Injection Site Pseudosarcomas in Piriformis Syndrome
DC Phan, X Fan, OTM Chan, E Himmelfarb, SI Bannykh. Cedar-Sinai Medical Center, Los Angeles, CA
Background: Treatment for patients with refractory nerve entrapment and piriformis syndromes often includes localized injection of anesthetic and/or corticosteroids. The histologic appearances of these injection sites have not been well-described. We have recently seen three cases in which the exuberant reactive fibroblastic/myofibroblastic proliferation at these injections sites mimicked a sarcoma. As the clinical history provided on pathology requisition forms is frequently incomplete, the lesions may easily be misinterpreted as neoplastic.
Design: 266 cases with muscle resection for piriformis syndrome were evaluated. Three cases including, 2 males and 1 female aged 36, 44 and 59, respectively showed exuberant reactive fibroblastic/myofibroblastic proliferation. All had received local injections of corticosteroids and/or anesthetics. As the patients continued to have pain, partial resection of the piriformis muscle was subsequently performed for nerve release.
Results: The histologic findings in all 3 cases were similar and included: a florid, highly cellular, cytologically atypical and mitotically active spindle cell proliferation diffusely infiltrating between skeletal myofibers and associated with myonecrosis/phagocytosis, degenerating and regenerating myofibers and a mixed inflammatory infiltrates. In the most striking index case the MIB-1 labeling index was >80%. Immunohistochemically, the proliferating cells were of three categories: 1) MyoD1+/desmin+/SMA+ skeletal myocytes, MyoD1-/Desmin-/SMA-/caldesmon+ myofibroblasts and 3) quadruple negative presumed fibroblasts. No staining of the lesional cells for CD31 and S100. Features arguing against a neoplastic process were the gross and clinical absence of a mass lesion and the pattern of diffuse infiltration between skeletal muscle fibers. However, the reparative etiology of the lesions was confirmed only after investigation of the clinical history. Confirmatory, in one of the cases the affected muscle was re-excised with findings of unremarkable muscle with a possible fibrosis.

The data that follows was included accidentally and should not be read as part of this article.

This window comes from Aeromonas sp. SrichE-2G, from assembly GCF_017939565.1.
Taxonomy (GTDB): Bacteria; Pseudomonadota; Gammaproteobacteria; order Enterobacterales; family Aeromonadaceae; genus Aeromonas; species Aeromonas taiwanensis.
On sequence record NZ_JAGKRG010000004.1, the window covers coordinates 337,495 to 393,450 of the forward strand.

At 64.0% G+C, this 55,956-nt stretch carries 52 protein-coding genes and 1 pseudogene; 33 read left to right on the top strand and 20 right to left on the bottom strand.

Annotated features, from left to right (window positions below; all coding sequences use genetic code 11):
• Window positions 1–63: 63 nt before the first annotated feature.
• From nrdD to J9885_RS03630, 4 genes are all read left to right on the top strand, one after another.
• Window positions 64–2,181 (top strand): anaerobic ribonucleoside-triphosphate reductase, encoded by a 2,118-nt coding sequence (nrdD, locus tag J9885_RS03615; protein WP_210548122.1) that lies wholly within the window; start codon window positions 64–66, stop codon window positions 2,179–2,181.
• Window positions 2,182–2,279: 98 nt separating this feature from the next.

Conclusions: Misinterpretation of a florid reactive process as a sarcoma is one of the leading causes of medical malpractice lawsuits in the field of soft tissue pathology (nodular fasciitis being the most commonly cited example). We herein report another clinical scenario in which this pitfall may be encountered.
Tuesday, March 23, 2010 1:00 PM
Poster Session IV # 245, Tuesday Afternoon